Comparing invasiveness of native and non-native species under changing climate in North-East India: ecological niche modelling with plant types differing in biogeographic origin.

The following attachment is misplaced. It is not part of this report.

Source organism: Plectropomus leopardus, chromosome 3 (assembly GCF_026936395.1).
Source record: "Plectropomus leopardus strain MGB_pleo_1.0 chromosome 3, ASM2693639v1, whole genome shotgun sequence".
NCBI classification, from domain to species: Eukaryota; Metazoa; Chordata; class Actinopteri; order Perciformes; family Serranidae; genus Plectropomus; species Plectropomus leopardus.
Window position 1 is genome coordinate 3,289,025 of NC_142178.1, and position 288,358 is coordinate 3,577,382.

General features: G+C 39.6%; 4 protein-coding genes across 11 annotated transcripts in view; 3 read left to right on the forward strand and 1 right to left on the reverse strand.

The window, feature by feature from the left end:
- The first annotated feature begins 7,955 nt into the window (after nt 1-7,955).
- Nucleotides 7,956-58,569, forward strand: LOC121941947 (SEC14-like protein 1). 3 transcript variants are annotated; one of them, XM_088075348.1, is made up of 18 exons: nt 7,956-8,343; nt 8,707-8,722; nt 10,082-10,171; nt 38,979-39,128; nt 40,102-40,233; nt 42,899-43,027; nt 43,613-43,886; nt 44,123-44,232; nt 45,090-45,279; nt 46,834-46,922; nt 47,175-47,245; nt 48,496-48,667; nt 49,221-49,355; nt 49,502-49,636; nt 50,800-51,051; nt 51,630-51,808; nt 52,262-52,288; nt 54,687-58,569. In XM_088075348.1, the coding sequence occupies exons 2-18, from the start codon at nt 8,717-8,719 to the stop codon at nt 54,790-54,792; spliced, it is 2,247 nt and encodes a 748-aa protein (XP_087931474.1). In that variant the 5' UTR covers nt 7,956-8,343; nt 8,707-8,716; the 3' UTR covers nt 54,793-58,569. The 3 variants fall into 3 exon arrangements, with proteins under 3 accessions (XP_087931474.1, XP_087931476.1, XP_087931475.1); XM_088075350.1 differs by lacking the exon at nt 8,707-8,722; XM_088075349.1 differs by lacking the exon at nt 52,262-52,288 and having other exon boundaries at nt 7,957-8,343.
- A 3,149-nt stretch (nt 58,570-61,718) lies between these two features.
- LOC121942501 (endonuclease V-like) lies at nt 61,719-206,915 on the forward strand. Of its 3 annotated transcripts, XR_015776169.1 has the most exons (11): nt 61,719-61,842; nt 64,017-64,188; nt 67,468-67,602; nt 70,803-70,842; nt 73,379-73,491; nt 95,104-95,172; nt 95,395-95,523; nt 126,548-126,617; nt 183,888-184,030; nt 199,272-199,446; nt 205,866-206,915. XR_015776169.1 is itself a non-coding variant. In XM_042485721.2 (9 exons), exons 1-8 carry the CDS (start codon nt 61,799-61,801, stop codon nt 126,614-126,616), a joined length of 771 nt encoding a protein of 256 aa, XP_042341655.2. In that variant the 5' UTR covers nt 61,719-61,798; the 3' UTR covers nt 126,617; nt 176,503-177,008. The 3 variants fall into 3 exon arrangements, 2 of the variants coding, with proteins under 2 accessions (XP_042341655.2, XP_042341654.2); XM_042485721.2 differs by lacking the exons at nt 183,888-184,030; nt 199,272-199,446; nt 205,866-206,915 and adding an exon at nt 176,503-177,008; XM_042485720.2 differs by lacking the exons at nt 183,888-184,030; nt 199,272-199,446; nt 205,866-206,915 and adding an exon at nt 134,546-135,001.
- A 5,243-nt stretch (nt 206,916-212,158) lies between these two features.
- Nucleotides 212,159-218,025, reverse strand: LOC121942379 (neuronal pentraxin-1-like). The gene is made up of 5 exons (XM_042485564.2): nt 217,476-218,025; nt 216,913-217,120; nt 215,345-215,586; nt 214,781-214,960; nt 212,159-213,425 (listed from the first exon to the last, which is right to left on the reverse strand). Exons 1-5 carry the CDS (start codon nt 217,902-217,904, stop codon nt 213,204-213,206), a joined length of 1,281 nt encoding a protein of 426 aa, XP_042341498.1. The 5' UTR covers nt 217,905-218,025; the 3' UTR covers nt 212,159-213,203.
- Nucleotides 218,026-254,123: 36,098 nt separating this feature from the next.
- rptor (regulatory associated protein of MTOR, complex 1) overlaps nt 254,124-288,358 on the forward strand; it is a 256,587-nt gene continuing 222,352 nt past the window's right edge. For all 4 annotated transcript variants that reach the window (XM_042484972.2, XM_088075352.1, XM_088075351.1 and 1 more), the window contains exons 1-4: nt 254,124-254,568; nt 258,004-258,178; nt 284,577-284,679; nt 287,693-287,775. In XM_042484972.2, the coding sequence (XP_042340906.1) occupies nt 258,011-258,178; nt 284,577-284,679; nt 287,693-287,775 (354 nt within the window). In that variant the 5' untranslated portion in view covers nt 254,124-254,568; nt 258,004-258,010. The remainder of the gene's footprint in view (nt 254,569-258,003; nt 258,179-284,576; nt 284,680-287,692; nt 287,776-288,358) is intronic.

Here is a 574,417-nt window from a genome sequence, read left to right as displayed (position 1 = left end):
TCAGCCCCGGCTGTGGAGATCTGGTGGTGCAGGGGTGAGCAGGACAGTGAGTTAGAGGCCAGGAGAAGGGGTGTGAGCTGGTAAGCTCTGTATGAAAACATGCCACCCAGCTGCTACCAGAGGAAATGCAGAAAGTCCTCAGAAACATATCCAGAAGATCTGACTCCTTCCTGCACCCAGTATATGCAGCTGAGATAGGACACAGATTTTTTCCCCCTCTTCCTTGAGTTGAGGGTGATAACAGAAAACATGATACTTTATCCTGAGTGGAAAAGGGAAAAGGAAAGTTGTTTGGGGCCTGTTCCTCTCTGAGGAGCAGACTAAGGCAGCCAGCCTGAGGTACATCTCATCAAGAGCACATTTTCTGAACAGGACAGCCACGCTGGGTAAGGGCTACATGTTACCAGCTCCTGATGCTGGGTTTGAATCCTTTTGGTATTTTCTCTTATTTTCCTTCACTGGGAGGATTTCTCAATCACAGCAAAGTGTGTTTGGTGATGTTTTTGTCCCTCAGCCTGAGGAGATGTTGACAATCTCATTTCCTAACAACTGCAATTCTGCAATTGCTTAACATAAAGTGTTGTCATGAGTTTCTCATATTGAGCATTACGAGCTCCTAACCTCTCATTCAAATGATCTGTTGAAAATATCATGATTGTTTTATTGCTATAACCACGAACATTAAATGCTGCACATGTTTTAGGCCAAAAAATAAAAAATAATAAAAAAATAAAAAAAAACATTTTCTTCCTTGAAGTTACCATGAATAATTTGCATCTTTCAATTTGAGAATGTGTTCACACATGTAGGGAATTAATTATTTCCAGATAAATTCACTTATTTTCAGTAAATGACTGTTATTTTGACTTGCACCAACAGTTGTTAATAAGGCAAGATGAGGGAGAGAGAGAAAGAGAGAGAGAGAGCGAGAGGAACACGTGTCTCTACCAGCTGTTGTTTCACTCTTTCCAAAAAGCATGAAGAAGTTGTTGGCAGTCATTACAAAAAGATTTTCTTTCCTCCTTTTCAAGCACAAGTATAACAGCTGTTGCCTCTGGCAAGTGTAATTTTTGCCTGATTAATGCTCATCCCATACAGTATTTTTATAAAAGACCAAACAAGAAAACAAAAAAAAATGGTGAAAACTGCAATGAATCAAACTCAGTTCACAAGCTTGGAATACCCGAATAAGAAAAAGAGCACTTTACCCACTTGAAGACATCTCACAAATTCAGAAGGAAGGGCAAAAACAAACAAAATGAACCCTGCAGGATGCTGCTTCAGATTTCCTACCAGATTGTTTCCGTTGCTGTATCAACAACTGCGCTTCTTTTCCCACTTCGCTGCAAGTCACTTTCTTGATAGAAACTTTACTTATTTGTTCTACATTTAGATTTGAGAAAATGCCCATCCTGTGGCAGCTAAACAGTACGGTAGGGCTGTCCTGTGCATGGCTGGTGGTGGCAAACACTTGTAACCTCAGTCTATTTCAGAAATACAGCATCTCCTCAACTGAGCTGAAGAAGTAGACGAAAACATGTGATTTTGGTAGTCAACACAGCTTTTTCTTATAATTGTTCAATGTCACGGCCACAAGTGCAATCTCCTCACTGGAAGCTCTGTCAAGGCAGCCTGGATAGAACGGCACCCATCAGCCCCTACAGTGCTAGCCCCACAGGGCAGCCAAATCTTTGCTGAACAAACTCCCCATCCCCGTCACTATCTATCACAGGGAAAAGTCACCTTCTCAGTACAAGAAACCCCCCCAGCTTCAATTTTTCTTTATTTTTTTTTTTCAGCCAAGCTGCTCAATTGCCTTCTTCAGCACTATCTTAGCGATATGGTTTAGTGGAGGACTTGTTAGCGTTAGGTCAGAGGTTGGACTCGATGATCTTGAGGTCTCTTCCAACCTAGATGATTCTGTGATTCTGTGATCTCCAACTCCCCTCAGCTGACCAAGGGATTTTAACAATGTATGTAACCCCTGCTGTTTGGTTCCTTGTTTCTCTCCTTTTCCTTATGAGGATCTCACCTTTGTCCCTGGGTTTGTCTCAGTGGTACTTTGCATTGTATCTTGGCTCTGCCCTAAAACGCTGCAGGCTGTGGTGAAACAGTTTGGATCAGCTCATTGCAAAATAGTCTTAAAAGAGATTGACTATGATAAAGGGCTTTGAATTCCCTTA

We assess the invasive potential of Ageratum conyzoides, Hevea brasiliensis, Urena lobata and Imperata cylindrica differing in habit and biogeographic origin through ecological niche modelling in the context of the 2000 and 2050 climates of North-East (NE) India. Out of these four species, Ageratum conyzoides, Urena lobata and Imperata cylindrica are naturally occurring weed species and Hevea brasiliensis is a cultivated tree species. This study tries to address a basic question whether species with similarity in biogeographic origin may have some uniform strategy to succeed in invasion process. Ecological niche models predicted that Ageratum conyzoides (a shrub) and Hevea brasiliensis (a tree) of South American origin have greater potential to invade/distribute in NE region of India by 2050 than two other species, Urena lobata and Imperata cylindrica, of South-Asian origin. The latter two species show lower potential to invade in NE India in 2050 compared with their extent of distribution in 2000. A set of major contributing bioclimatic factors responsible for distribution of two South-Asian species (Urena and Imperata sp.) remain more or less constant between 2000 and 2050 climates. However, the distribution of Ageratum sp. and Hevea sp. with respect to two climate scenarios is attributed by two different sets of major bioclimatic factors. This indicates the robustness of the species to get adapted to different set of climatic variables over time.